Tagged: stigma

Driven to the brink of suicide: Tyneside Mind launch short film highlighting real experiences

A powerful new film captures the desperate real experiences of being judged “fit for work” for people with mental health problems.

Tyneside Mind launched a short film highlighting the real experiences of three local people with mental health problems undergoing Work Capability Assessment.

The film ‘But I’m here for mental health – three stories of the Work Capability Assessment’ used actors to tell the genuine stories of individuals who were deemed ‘fit for work’ by Atos Healthcare despite the severity of their mental health problems and the significant barriers they face to get into work.

Local MP’s were invited to the showing which was be aired for the first time at Northumbria University Cinema last week.

The film tells the story of two men unfairly dismissed from work due to ill health and one woman whose sleep apnoea and depression prevent her from being able to work. In a particularly poignant moment in the film one man, who can’t write because he has carpal tunnel syndrome, has to admit to his elderly mother that he has contemplated suicide since losing his job as she fills in the application form on his behalf.

Another scene depicts a lady standing on a bridge thinking about ending her life because she has been told she is fit for work.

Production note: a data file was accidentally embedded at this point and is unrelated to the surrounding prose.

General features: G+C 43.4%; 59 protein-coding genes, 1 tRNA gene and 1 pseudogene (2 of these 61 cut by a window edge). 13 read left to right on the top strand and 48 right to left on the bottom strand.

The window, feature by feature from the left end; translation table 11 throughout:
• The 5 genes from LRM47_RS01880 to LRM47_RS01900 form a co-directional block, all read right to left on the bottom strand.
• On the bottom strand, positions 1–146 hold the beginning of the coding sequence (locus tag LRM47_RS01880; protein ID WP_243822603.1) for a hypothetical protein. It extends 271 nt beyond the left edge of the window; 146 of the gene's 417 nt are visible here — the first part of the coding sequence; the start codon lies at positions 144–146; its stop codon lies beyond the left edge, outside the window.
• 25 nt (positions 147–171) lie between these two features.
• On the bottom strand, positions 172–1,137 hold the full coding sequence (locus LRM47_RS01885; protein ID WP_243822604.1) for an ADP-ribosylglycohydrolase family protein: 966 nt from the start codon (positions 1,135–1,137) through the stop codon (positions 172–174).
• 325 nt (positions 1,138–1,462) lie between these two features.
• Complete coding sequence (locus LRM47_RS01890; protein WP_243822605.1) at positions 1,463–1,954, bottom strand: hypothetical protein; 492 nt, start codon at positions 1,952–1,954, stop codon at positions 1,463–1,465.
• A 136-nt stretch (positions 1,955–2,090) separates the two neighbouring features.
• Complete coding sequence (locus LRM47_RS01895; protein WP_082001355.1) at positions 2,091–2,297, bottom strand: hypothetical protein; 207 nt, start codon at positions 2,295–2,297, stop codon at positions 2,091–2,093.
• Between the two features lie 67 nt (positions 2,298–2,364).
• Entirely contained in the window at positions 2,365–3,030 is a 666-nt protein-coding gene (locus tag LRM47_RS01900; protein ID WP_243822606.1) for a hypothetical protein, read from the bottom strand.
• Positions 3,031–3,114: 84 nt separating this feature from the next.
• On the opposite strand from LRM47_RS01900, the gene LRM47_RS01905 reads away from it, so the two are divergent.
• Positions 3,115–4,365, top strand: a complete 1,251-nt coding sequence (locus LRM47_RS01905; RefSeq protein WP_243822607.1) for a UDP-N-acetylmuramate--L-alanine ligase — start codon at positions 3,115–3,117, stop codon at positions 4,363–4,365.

“It’s been really traumatic and very confusing for people,” said Oliver Wood, vice chairman of Tyneside Mind, who has himself now been back in work for two years after claiming benefits due to a mental health problem.

“They don’t really understand the process or how, when they are really very unwell, seeing senior hospital consultants and receiving support from mental health services, they are being declared fully fit to work because they are physically capable.”

Currently 37% of all North East appeals against decisions to change or remove Employment Support Allowance are successful, which rises to more than two in five for cases involving mental and behavioural disorders.

But Oliver points to Department of Work and Pensions figures for Northumberland, Tyne and Wear which suggest that over the past eight months an average of 2,200 claimants a month – including many with mental health problems – have had their benefits sanctioned and 1,700 a month have given up their claims.

One fear is that many people with mental health problems may be suffering in silence, due to the increasing “stigma” of being on benefits.

The film uses reconstruction to depict service users’ real stories, interspersed with verbatim quotes from Tyneside Mind service users.

With funding from The Millfield House Foundation and support from Helix Arts and Tyneside Mind, the film has been produced by Meerkat Films to help raise awareness of the devastating impact this assessment process can have on vulnerable individuals with complex and fluctuating conditions.

The release of the film also coincides with the Litchfield Review – the fourth annual Independent Review of the Work Capability Assessment, which is currently used to determine eligibility for the out-of-work benefit Employment and Support Allowance.